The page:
On the most basic level, Swarz speaks of simply being supportive of them as they shed the deep concerns for their security that they lived with each day in Afghanistan.

“I remember the father asking me, ‘Is it safe to walk around in the neighborhood?’” he says.

“You have to become sensitive to the fact that this family spent about 18 to 24 months going through the SIV application process while under extreme duress. The transition to safety takes time. In Afghanistan they were trying to survive, in America they are learning how to live.”

Indeed, both Swarz and Birshtein, who helps lead the volunteers on the education committee, were shocked to hear that many parents in Afghanistan do not send their kids to school because they fear their children may not come home after school.

“It still gives me the creeps when I think about that,” Birshtein tells “There was an amazing amount of trust on the parents’ part to let their children go to school here so soon.”

“It is a sobering thought,” Swarz notes. “That trust is earned, not given, and we all take the responsibilities involved very seriously”.

The trust is paying off. When the Kabirs arrived this past November, only Badih spoke English. Now, though they can be shy at times, the three children ages ten, five, and four, are quickly picking up the second language thanks in a large part to their ESL classes and volunteer tutors.

Beyond basic needs such as housing, schooling, and making sure they have adequate medical care, the Interfaith Council is also showing the family their new city through experiences they did not have access to back in Afghanistan.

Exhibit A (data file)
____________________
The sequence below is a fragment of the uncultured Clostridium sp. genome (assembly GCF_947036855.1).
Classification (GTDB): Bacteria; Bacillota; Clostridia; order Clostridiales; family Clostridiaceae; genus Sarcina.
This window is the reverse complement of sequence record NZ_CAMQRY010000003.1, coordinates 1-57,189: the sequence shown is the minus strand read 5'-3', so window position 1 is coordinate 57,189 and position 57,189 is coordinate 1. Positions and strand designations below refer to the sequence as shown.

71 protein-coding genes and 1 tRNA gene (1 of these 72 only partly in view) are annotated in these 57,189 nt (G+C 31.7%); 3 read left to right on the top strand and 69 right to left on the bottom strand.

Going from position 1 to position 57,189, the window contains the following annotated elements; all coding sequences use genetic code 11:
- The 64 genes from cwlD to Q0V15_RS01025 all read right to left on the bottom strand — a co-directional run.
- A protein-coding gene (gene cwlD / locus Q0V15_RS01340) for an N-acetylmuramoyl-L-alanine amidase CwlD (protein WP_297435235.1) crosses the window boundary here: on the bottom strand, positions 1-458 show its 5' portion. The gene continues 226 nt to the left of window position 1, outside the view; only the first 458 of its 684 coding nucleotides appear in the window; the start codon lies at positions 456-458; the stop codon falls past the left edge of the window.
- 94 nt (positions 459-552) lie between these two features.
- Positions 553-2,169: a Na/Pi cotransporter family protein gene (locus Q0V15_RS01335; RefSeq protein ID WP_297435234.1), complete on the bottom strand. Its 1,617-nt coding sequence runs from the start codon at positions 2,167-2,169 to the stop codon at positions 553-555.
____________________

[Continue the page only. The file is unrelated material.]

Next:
Dixon arranged for Badih and his eldest child, an avid soccer player and budding basketball fan, to attend a Harlem Globetrotters game. Swarz took the family to the Big Apple Circus, and one day after accompanying Badih to an appointment in Manhattan, he brought him to the Metropolitan Museum of Art—his first ever museum.  

Additionally, part of the cultural exposure means inviting the Kabirs to learn more about the faith communities the volunteers represent.

On the Sunday before Easter, Dixon, who is affiliated with Community Unitarian Universalist Congregation, drove the family’s three children to another volunteer from her congregation’s house for an afternoon of Easter bingo, egg dying, and rabbit face-making.

Around Christmas time, Birshtein and Dixon attended a communal event in New Rochelle with them. Last month, Birshtein extended an invite to the family for her Passover Seder. And a few weeks back, Swarz arranged for the Kabirs to attend a Friday night dinner at his rabbi's home.

“We are learning from them and they are learning from us,” says Swarz.

But above all, the volunteers are perhaps most proud of the family’s strides toward self-sufficiency in the United States. They had hoped that Badih would have a job and a driver’s license within six months, but after four, he’s already lined up a salaried job at a real estate firm in Scarsdale, attained his license, and learned to navigate New York’s public transportation system. Badih hopes to go back to college in the fall to complete his bachelor’s degree in business administration.

As for the overall experience of taking part in the effort to welcome refugees to the United States, Swarz has two words: “pure joy.”

“I’ve done a lot of volunteer work and I can’t think of anything that’s been as rewarding,” he says.

“We’re getting to learn more about what makes them tick, as they learn what makes us tick,” adds Birshtein.

“It’s really a privilege to be able to help them.”

*Names have been changed to protect client privacy.